Italy PM Meloni to stand at EU election – but wouldn’t take the seat

Italy’s Prime Minister Giorgia Meloni at a party conference in Pescara on Sunday. /Remo Casilli/Reuters

Italy’s Prime Minister Giorgia Meloni at a party conference in Pescara on Sunday. /Remo Casilli/Reuters

Italian Prime Minister Giorgia Meloni announced on Sunday she will be a candidate at June’s European elections in a bid to boost support for her Brothers of Italy party, though she will not take up a seat if elected.

The June 6-9 European Parliament vote is a key test of strength for her 18-month-old rightist coalition.

“We want to do in Europe what we did in Italy… create a majority that brings together the center-right forces and send the left into opposition,” Meloni told cheering party faithful at a party conference in the coastal city of Pescara to set out EU policies and launch the campaign.

Meloni, whose party traces its roots to Benito Mussolini’s Fascist group, called for Italy to leave the euro zone when in opposition and her 2022 election raised concerns in some European capitals. However, she has followed a broadly pro-European, orthodox line in office, particularly on foreign policy matters such as Ukraine and the Middle East.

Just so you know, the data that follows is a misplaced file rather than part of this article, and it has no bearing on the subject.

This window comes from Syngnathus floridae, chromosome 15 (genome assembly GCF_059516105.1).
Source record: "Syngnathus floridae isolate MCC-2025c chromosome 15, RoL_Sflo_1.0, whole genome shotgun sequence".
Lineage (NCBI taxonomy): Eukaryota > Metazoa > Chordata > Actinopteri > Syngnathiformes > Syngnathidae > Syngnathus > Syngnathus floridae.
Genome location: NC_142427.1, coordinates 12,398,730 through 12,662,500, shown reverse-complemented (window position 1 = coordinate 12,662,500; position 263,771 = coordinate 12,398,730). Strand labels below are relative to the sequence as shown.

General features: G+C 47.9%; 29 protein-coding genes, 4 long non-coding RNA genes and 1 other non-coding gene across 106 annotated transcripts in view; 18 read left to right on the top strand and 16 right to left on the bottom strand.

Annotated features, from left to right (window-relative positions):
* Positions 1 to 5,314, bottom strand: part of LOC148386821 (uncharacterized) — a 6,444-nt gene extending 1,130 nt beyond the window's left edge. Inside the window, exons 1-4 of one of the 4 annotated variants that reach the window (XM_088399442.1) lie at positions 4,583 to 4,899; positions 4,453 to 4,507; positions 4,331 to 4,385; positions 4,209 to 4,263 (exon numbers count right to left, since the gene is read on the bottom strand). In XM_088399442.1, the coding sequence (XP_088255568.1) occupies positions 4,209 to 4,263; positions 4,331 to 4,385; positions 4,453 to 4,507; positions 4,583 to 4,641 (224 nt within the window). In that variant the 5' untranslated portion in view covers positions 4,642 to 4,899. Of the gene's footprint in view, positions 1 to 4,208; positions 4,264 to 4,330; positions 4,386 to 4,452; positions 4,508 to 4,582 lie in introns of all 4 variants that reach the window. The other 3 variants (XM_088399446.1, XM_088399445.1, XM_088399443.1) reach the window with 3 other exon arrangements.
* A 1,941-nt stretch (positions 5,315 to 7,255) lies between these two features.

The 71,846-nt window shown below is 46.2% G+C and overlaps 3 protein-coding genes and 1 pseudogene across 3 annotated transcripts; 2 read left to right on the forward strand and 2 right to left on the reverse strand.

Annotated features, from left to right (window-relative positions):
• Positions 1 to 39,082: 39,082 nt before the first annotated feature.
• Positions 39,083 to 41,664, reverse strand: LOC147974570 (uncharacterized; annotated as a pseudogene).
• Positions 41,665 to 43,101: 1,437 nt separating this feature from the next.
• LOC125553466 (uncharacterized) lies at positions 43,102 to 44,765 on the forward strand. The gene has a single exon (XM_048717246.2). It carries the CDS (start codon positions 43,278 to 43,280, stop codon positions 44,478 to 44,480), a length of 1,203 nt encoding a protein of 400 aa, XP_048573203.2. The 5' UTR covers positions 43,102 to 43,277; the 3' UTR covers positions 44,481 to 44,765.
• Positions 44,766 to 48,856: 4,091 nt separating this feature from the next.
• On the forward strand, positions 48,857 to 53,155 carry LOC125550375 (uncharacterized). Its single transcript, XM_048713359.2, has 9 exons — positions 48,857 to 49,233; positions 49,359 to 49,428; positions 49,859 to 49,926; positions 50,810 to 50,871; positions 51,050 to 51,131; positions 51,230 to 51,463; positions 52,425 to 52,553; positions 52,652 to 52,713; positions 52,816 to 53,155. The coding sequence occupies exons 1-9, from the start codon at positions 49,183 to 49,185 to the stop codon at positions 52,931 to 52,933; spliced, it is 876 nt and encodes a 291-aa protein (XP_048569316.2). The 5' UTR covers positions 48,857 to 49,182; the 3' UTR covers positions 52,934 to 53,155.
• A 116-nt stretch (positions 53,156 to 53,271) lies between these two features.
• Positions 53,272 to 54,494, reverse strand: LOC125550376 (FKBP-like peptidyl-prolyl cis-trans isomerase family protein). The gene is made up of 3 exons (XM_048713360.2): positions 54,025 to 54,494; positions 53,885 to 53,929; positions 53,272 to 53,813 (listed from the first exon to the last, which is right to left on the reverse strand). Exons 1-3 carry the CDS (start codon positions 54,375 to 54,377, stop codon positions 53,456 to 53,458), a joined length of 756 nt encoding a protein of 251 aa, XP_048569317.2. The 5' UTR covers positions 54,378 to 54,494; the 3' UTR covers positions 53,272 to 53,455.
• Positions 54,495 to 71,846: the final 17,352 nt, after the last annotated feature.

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Her party is Italy’s most popular with 27 percent of support, according to recent polls, ahead of the opposition Democratic Party (PD) on around 20 percent and the left-leaning 5-Star Movement on 16 percent.

Meloni will be the first name on the ballot for Brothers of Italy in all five of Italy’s constituencies for the EU election, but pledged she would not use “a single minute” of her time as prime minister to campaign.

PD leader Elly Schlein announced last week she would also run, as did Antonio Tajani, head of the centrist Forza Italia party which is in the ruling coalition. All three leaders hope to win votes of people who take little interest in politics but are attracted by names of party chiefs on the ballot.

Assuming they are elected, Meloni, Schlein and Tajani are expected to give up their seats, making way for runner-up candidates.

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Source(s): Reuters